Your iPhone Apps Know Way Too Much About You – Lifehacker

Photo: Marian Weyo (Shutterstock)

Some of you have just upgraded to a shiny new iPhone. More of you probably thought nah, my old iPhone works just fine. Whichever camp you belong to, there is one thing you absolutely must do with your iPhone right now—a comprehensive privacy audit.

Each time you open a new app on your iPhone, it likely bombards you with permission pop-ups requesting to access your location, notifications, contacts, camera, photos, yada yada yada. If you’ve been granting these permissions without thinking much, take a few minutes to reevaluate those decisions.

Unsurprisingly, Facebook-owned apps are particularly egregious when it comes to asking for far more permissions than they need. For instance, Instagram doesn’t let you post stories if you don’t grant it access to the camera, microphone, and your entire photo library. Other apps, like Uber, work just fine even if you don’t grant them location access—as long as you’re willing to manually select your location each time.

While it is great to deny apps access to permissions they don’t need, you shouldn’t be under the illusion that will somehow magically keep your information out of the clutches of the data mining industry. Advertisers and service providers have tons of ways to access your data and create a unique profile of you on the internet, and you only control a small part of this machine by revoking these permissions, but it’s still worth doing—your smartphone is loaded with private data no one should access without your explicit permission. Changing these settings will also have a positive impact on your phone’s battery life, as multiple apps won’t constantly be accessing your location or other sensors.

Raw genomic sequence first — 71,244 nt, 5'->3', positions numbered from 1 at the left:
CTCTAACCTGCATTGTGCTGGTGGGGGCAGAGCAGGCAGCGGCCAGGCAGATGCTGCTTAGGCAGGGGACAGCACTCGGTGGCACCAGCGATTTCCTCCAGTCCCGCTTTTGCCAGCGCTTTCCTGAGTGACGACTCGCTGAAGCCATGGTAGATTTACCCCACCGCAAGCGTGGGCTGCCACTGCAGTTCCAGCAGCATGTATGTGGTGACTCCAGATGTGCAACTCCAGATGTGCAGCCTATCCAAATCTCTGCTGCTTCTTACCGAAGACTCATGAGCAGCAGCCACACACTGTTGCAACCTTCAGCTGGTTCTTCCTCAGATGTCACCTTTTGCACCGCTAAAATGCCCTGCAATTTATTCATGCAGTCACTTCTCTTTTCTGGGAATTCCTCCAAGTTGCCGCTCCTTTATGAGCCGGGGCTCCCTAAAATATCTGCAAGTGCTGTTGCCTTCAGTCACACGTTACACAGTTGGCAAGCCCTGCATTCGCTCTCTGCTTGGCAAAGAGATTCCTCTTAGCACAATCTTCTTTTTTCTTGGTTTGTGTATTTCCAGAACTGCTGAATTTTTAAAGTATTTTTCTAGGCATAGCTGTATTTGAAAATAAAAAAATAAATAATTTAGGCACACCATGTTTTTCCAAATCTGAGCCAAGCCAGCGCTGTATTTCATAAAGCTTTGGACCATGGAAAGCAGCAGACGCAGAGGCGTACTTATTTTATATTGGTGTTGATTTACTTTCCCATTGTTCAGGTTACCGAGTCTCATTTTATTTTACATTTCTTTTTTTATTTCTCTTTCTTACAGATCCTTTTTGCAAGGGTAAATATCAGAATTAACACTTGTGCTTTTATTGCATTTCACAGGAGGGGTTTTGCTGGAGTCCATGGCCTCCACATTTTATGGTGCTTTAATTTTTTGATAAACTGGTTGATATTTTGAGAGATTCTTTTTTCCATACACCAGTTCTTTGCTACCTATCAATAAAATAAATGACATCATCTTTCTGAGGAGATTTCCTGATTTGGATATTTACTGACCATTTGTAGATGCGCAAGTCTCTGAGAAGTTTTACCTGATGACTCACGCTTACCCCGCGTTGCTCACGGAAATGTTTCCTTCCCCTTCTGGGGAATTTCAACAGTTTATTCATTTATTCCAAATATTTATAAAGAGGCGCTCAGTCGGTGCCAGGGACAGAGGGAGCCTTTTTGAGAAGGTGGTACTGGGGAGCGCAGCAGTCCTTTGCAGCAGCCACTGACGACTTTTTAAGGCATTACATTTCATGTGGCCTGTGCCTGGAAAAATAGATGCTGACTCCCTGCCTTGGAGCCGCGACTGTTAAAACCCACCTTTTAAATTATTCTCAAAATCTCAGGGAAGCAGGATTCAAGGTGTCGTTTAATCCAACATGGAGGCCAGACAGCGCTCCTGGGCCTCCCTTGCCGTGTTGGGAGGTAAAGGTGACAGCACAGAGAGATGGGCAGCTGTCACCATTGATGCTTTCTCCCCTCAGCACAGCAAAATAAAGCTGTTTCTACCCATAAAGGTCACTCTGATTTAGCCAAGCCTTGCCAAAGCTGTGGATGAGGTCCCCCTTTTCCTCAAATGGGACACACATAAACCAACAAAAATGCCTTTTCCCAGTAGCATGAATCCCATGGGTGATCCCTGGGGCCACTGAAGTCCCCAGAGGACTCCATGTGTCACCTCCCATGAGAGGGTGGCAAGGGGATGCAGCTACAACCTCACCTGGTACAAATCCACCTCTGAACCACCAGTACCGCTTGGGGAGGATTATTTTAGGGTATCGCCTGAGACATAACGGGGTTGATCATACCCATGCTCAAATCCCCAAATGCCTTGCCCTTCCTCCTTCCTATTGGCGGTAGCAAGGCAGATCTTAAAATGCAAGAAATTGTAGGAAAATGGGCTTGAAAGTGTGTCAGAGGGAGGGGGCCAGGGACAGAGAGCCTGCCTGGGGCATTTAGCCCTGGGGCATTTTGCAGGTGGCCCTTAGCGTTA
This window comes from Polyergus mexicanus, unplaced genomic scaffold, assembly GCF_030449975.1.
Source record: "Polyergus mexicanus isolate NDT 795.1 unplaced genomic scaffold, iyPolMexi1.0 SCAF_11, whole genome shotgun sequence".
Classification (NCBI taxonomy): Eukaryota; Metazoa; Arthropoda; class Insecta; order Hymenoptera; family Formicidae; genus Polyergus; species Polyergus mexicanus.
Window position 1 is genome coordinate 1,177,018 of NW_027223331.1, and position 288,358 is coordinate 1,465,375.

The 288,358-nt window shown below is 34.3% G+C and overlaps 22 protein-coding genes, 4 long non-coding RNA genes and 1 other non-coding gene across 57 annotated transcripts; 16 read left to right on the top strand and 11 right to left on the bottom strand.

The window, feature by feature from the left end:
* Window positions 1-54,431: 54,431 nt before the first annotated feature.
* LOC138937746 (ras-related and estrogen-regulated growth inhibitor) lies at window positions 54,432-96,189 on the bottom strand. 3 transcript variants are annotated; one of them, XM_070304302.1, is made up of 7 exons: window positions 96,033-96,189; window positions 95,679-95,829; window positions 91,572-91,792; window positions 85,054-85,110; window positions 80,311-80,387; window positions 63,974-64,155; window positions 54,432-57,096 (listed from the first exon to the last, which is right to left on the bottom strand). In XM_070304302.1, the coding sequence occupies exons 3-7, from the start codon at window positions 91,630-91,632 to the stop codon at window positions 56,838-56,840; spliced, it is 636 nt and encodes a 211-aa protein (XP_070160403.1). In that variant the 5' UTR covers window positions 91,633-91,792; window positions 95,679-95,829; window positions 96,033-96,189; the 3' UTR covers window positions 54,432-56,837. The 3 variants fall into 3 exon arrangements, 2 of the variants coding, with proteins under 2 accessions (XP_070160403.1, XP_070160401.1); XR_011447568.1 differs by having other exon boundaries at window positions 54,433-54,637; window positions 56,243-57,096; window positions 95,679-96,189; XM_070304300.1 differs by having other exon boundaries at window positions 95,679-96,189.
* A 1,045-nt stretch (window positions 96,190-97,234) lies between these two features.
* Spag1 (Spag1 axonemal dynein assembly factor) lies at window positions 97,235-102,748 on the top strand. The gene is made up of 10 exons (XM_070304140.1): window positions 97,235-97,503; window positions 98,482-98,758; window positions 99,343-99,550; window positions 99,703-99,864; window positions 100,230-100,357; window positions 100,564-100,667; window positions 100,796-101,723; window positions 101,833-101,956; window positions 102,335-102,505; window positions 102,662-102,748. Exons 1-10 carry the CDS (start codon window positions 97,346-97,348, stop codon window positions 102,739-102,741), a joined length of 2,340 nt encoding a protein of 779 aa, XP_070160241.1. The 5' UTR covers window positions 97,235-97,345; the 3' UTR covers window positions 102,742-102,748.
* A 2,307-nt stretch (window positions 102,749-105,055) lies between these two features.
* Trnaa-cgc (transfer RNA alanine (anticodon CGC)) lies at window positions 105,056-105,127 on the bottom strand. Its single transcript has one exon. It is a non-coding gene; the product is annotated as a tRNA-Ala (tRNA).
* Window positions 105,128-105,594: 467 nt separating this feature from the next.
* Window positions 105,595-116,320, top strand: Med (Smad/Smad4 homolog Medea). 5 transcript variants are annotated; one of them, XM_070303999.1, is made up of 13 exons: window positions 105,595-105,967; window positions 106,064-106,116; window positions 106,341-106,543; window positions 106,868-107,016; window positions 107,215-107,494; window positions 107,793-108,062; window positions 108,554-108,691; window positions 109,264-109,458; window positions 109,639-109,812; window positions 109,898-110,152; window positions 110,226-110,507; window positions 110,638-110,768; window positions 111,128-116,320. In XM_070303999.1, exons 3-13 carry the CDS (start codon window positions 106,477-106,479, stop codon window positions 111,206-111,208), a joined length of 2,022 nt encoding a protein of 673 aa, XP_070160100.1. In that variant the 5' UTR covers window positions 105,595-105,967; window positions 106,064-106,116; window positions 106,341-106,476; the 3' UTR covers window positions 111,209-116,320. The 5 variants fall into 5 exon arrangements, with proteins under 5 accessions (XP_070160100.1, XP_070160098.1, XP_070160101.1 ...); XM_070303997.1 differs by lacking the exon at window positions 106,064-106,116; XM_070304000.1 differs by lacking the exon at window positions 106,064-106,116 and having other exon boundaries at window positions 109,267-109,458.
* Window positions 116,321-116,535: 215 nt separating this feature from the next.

It’s good to keep all of the above in mind and periodically revisit your iPhone’s privacy permissions page. And with that, we’ll walk you through the privacy audit process.

G/O Media may get a commission

Stop apps from tracking you across the internet

Your iPhone lets you stop apps from tracking you across the web. You can refuse to allow apps to track you across both the apps and on the web using data such as your device ID, a unique advertising identifier, and your email address.

To do so, go to Settings > Privacy > Tracking on your iPhone and disable Allow Apps to Request to Track. Be aware that apps whose business depends on tracking you will probably find ways to flout this permission dialog, …….


Posted on

Leave a Reply

Your email address will not be published. Required fields are marked *